This is a fun, easy, clustering exercise for beginners using Photoshop. You can download a trail copy on Adobe HERE.

Clusters are the heart of most layout pages. It is always challenging to deal with pictures and different elements of a kit.

Layout by Sandy

Basically, clustering is a combination of different elements that allow the viewer to admire a pleasant page.

By creating clusters, you allow the viewer eyes to be leaded to the focal point and to experience better visual awareness of white space, a key component to good compositions.

Today we will do an exercise to practice layout page compositions.

Go to any scrapbooking gallery or visit The Studio’s Design Team Galleries and choose a page that you admire. Or watch The Studio’s newsletter LOTD (Layout of The Day) to inspire you. Sign-up for our Newsletter HERE.

For our exercise today we will use following layout sample from Yvonne (aka mijo):

Layout by Yvonne

Take a black pen or pencil and a white paper and start to “draw” the page. Create a very rough sketch with the position of the outside clusters.
Add a diagonal line (or a direction line according to the layout of your choice). This is very important to keep the visual alignment of the page! See my sample sketch here below:

Then draw the inside cluster and frame of this page.

Practice this exercise every day or even every second day. Keep your sketches to use as reference to inspire you when you are going to create your layouts.

You can be inspired by this and other pages and then, based on your layout sketches, make your own compositions.

Add additional Elements

Notice the positions of the kit papers and also be aware of the effects with pattern or images that have been blended with the background. Make notes. In our example above we have the position of the bird, which is admiring the photo, leading the visitor’s eye to the focal point!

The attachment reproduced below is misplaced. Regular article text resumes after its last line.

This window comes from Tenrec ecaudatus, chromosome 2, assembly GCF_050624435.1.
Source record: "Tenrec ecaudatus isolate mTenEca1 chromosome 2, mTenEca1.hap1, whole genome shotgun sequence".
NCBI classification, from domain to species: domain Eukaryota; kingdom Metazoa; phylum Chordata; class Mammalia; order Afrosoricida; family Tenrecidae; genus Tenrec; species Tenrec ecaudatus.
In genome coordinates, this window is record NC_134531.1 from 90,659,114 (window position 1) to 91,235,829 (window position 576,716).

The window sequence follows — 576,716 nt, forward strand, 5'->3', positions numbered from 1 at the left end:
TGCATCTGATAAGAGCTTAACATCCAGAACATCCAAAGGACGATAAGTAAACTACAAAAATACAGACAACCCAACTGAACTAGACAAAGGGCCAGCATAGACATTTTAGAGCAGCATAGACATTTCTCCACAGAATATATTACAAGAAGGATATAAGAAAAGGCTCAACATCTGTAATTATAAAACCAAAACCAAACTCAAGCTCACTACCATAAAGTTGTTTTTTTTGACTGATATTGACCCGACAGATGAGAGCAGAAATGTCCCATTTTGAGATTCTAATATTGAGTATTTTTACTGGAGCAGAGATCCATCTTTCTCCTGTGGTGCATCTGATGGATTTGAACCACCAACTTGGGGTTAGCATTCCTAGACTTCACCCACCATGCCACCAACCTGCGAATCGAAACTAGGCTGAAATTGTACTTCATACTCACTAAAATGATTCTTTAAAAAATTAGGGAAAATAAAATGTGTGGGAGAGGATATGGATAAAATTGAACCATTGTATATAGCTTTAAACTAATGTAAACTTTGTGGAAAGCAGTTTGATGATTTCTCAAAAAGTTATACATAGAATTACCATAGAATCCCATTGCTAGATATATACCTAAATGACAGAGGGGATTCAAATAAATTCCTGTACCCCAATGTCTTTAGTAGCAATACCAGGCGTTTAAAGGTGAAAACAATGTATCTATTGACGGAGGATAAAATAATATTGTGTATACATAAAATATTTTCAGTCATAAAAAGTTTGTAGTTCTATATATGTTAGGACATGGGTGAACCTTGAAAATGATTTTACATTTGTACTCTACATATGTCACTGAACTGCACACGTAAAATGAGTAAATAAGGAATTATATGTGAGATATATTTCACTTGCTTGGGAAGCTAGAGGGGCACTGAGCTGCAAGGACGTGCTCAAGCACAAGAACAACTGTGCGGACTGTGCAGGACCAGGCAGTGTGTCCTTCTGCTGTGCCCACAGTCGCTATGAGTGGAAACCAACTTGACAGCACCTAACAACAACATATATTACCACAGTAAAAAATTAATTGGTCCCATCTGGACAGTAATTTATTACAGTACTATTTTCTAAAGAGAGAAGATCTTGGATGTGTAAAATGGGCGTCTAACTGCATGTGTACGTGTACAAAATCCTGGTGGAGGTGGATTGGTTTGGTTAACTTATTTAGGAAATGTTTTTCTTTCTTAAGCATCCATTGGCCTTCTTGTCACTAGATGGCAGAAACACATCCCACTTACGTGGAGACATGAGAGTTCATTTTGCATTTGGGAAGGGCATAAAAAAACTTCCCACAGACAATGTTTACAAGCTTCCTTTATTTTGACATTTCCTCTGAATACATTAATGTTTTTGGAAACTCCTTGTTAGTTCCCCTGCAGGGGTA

Another tip: count the number of flowers that are clustered together. keep track of this also. This can help you to create your clusters.

The most important thing in this exercise is to train your eyes. The more you practice, the more these concepts will be etched into your memory and you will start to do them instinctively.

We can also follow some composition “rules” like the rule of thirds, rule of odds, the diagonal rule, etc. But here I decided to escape the theory and give a very practical tip. If you follow this exercise based on examples of compositions that are pleasing to your eyes, I think you will soon be trained and able to make beautiful pages.

Remember that white space is important and a well-composed cluster (usually with an odd number of elements) creates a great visual attraction.

Homework (lol):

Now it’s your turn! Create a sketch from this page here below and then create a layout based on your sketch. Remember to count the number of flowers and elements and be careful with the sizes of the elements: keep them small (not too big). Post the layout it in The Studio’s Gallery and tag me @silkebr so I can leave you some love.

Layout by Elly
Layout by Yvonne

Next week we will have a Quick Tip about shadowing clusters.

Happy creations!

Silke, PapierStudio Silke